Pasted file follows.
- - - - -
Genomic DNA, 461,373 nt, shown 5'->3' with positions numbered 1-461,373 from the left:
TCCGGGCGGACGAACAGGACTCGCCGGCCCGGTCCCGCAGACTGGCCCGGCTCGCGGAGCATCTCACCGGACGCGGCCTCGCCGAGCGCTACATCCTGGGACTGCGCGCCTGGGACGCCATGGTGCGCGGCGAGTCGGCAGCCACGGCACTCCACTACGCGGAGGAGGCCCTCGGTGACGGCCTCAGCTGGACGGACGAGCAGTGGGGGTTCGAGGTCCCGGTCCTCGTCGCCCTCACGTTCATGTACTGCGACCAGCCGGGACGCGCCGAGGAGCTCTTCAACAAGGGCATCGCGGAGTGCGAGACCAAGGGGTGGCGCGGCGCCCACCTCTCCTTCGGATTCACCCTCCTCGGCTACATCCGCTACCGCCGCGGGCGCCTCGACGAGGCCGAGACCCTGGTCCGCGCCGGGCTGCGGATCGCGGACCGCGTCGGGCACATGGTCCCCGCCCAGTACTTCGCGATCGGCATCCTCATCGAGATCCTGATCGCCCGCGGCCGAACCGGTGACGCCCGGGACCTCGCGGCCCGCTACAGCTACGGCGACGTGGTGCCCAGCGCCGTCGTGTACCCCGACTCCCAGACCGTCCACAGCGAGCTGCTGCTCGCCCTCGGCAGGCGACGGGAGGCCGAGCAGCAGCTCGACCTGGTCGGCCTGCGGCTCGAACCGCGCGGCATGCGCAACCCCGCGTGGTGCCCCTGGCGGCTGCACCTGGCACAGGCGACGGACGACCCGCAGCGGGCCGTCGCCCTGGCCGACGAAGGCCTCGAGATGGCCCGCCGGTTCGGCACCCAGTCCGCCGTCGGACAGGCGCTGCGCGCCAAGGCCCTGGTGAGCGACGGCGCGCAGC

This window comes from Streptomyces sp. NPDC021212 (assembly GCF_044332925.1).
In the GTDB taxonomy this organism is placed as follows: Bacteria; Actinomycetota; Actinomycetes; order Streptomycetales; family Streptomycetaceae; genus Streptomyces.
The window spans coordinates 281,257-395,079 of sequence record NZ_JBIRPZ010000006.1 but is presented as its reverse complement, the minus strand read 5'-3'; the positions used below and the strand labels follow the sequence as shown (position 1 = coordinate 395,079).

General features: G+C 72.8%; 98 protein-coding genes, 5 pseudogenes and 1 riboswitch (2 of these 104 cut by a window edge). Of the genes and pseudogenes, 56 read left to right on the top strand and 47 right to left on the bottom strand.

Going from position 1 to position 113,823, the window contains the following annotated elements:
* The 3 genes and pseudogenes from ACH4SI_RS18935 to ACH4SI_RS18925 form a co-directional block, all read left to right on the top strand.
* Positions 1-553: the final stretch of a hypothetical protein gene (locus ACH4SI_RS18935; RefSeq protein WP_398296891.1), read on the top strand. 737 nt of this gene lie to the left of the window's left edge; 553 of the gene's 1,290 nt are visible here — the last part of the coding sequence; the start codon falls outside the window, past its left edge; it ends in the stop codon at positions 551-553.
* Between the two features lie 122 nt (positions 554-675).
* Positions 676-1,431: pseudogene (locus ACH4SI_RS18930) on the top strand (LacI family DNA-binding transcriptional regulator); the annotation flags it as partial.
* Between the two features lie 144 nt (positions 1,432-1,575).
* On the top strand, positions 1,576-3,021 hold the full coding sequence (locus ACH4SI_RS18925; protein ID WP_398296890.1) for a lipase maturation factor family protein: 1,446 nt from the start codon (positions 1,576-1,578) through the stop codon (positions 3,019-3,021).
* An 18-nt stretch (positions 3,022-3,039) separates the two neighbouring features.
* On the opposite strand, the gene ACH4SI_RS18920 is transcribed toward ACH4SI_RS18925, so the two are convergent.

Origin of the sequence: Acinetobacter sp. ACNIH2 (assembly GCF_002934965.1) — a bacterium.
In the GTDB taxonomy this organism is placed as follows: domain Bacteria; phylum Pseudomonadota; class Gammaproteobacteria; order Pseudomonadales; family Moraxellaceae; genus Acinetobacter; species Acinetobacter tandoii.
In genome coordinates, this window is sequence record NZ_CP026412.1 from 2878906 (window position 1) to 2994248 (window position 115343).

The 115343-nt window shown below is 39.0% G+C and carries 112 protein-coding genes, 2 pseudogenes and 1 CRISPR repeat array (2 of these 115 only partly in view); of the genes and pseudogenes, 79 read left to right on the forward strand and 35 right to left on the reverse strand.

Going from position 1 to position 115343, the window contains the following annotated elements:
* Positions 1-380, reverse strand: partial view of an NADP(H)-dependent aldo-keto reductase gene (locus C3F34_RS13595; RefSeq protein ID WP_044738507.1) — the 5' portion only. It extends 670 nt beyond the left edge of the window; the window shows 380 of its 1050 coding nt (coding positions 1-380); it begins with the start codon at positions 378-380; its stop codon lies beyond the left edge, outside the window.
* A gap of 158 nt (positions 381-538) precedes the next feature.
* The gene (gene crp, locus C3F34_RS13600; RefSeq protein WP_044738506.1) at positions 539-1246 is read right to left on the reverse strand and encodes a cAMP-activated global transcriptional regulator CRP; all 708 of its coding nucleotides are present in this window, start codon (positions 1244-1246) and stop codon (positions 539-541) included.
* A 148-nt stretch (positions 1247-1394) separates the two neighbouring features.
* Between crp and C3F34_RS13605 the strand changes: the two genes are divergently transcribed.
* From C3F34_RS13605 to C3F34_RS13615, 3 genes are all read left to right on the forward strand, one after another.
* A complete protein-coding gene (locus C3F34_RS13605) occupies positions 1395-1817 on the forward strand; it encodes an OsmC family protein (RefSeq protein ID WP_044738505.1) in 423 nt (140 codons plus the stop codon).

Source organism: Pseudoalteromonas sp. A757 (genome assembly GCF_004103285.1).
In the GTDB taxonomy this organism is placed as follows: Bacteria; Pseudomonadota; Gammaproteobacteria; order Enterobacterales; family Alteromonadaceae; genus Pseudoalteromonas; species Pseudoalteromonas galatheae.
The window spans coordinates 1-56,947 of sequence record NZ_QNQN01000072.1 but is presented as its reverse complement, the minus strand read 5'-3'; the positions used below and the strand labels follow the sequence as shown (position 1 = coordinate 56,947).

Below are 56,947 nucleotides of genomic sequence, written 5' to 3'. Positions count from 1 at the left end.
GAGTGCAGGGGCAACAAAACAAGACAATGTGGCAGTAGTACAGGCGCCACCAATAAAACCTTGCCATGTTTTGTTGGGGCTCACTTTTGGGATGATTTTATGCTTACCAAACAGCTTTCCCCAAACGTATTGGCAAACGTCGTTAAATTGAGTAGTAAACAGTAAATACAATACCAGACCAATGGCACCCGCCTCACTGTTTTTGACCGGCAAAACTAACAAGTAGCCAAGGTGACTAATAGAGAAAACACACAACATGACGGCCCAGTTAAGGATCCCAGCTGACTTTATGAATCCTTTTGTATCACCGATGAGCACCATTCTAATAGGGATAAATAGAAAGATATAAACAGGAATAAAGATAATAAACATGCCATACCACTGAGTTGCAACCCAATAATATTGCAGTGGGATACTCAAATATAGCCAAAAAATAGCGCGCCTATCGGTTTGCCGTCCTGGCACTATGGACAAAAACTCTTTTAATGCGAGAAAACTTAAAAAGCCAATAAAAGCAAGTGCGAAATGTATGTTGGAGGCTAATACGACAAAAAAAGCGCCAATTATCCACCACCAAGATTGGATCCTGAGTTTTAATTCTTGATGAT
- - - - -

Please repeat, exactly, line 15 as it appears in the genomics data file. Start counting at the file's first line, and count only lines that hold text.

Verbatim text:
* On the opposite strand, the gene ACH4SI_RS18920 is transcribed toward ACH4SI_RS18925, so the two are convergent.